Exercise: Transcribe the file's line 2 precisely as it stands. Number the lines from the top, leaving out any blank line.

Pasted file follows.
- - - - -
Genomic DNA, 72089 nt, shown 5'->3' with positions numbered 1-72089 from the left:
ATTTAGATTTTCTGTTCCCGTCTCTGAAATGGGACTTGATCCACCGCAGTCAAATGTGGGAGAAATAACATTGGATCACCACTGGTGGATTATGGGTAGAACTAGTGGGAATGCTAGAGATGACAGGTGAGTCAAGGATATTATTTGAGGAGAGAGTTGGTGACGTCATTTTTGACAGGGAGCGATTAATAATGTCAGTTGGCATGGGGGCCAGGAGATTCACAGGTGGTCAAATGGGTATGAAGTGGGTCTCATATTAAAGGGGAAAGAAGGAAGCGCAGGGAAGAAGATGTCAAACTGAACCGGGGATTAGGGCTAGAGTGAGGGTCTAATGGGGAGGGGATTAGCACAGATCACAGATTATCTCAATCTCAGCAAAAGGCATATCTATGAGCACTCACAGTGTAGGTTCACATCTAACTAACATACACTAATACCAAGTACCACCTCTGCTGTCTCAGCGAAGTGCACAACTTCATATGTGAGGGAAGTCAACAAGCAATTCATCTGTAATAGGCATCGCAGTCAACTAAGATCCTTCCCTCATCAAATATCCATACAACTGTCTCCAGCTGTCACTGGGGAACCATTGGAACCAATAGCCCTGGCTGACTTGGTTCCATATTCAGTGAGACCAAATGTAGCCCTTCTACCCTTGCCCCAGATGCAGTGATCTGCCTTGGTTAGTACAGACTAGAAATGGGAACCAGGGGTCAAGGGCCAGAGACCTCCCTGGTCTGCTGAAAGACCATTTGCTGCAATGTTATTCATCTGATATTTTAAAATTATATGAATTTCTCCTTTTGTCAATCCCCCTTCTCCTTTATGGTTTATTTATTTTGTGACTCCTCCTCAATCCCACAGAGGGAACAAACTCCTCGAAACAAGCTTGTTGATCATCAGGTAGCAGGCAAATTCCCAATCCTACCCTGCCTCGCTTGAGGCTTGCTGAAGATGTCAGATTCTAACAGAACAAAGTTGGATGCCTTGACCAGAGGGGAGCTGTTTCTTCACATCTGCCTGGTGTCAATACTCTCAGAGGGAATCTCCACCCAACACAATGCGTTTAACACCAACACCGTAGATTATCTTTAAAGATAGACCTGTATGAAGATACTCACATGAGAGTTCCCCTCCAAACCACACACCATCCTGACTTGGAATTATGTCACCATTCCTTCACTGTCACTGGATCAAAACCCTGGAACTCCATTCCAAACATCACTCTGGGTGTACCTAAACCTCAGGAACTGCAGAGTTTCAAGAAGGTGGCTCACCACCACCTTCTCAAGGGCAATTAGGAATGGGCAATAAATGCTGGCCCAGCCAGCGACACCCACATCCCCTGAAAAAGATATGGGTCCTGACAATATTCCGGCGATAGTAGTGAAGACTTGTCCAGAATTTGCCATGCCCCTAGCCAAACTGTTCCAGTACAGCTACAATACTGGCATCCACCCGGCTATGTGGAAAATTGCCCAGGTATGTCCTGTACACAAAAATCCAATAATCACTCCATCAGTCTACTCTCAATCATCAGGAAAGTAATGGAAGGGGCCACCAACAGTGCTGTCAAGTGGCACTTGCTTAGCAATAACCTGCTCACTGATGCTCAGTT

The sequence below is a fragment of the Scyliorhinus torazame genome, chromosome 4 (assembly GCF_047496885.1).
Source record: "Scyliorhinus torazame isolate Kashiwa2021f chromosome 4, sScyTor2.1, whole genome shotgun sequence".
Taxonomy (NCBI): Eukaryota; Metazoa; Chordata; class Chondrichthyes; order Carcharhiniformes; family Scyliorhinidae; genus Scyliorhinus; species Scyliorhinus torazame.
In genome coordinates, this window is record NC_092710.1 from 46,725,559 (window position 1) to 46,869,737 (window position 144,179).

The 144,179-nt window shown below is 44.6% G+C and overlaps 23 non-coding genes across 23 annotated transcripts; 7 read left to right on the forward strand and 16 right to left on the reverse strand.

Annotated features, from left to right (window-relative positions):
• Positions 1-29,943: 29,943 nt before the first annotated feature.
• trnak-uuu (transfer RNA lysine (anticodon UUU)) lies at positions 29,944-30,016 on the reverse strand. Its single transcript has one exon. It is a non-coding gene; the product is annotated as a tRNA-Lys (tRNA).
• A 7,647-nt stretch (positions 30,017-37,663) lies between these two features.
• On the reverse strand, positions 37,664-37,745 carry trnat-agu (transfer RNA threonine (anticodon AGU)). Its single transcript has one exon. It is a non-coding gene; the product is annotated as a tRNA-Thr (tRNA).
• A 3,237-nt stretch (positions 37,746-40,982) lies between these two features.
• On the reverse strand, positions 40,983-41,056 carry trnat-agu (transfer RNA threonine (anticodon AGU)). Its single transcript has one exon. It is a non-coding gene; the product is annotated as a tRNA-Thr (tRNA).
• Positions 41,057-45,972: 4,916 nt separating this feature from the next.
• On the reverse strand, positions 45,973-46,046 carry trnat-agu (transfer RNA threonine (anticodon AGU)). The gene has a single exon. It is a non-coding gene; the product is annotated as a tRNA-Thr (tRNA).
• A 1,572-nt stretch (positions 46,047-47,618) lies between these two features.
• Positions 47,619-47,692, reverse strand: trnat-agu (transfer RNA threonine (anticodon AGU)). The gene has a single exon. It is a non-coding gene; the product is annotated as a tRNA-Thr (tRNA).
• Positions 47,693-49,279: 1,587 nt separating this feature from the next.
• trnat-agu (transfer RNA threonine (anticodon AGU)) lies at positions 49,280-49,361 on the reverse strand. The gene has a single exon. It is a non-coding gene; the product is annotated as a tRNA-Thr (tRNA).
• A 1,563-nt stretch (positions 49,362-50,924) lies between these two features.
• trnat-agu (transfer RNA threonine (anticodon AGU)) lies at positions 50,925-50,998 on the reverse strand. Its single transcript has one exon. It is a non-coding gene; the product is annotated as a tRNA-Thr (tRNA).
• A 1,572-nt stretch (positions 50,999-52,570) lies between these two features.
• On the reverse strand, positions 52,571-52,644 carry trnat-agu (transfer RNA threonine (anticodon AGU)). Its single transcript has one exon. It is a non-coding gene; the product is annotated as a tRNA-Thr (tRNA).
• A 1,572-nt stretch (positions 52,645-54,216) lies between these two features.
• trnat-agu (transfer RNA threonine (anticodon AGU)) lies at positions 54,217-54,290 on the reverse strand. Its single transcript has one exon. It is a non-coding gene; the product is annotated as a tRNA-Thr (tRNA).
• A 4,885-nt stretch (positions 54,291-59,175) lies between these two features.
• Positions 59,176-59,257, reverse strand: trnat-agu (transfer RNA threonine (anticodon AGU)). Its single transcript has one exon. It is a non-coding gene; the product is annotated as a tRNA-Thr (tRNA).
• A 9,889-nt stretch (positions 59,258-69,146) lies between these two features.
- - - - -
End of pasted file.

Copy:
ATTTAGATTTTCTGTTCCCGTCTCTGAAATGGGACTTGATCCACCGCAGTCAAATGTGGGAGAAATAACATTGGATCACCACTGGTGGATTATGGGTAGAACTAGTGGGAATGCTAGAGATGACAGGTGAGTCAAGGATATTATTTGAGGAGAGAGTTGGTGACGTCATTTTTGACAGGGAGCGATTAATAATGTCAGTTGGCATGGGGGCCAGGAGATTCACAGGTGGTCAAATGGGTATGAAGTGGGTCTCATATTAAAGGGGAAAGAAGGAAGCGCAGGGAAGAAGATGTCAAACTGAACCGGGGATTAGGGCTAGAGTGAGGGTCTAATGGGGAGGGGATTAGCACAGATCACAGATTATCTCAATCTCAGCAAAAGGCATATCTATGAGCACTCACAGTGTAGGTTCACATCTAACTAACATACACTAATACCAAGTACCACCTCTGCTGTCTCAGCGAAGTGCACAACTTCATATGTGAGGGAAGTCAACAAGCAATTCATCTGTAATAGGCATCGCAGTCAACTAAGATCCTTCCCTCATCAAATATCCATACAACTGTCTCCAGCTGTCACTGGGGAACCATTGGAACCAATAGCCCTGGCTGACTTGGTTCCATATTCAGTGAGACCAAATGTAGCCCTTCTACCCTTGCCCCAGATGCAGTGATCTGCCTTGGTTAGTACAGACTAGAAATGGGAACCAGGGGTCAAGGGCCAGAGACCTCCCTGGTCTGCTGAAAGACCATTTGCTGCAATGTTATTCATCTGATATTTTAAAATTATATGAATTTCTCCTTTTGTCAATCCCCCTTCTCCTTTATGGTTTATTTATTTTGTGACTCCTCCTCAATCCCACAGAGGGAACAAACTCCTCGAAACAAGCTTGTTGATCATCAGGTAGCAGGCAAATTCCCAATCCTACCCTGCCTCGCTTGAGGCTTGCTGAAGATGTCAGATTCTAACAGAACAAAGTTGGATGCCTTGACCAGAGGGGAGCTGTTTCTTCACATCTGCCTGGTGTCAATACTCTCAGAGGGAATCTCCACCCAACACAATGCGTTTAACACCAACACCGTAGATTATCTTTAAAGATAGACCTGTATGAAGATACTCACATGAGAGTTCCCCTCCAAACCACACACCATCCTGACTTGGAATTATGTCACCATTCCTTCACTGTCACTGGATCAAAACCCTGGAACTCCATTCCAAACATCACTCTGGGTGTACCTAAACCTCAGGAACTGCAGAGTTTCAAGAAGGTGGCTCACCACCACCTTCTCAAGGGCAATTAGGAATGGGCAATAAATGCTGGCCCAGCCAGCGACACCCACATCCCCTGAAAAAGATATGGGTCCTGACAATATTCCGGCGATAGTAGTGAAGACTTGTCCAGAATTTGCCATGCCCCTAGCCAAACTGTTCCAGTACAGCTACAATACTGGCATCCACCCGGCTATGTGGAAAATTGCCCAGGTATGTCCTGTACACAAAAATCCAATAATCACTCCATCAGTCTACTCTCAATCATCAGGAAAGTAATGGAAGGGGCCACCAACAGTGCTGTCAAGTGGCACTTGCTTAGCAATAACCTGCTCACTGATGCTCAGTT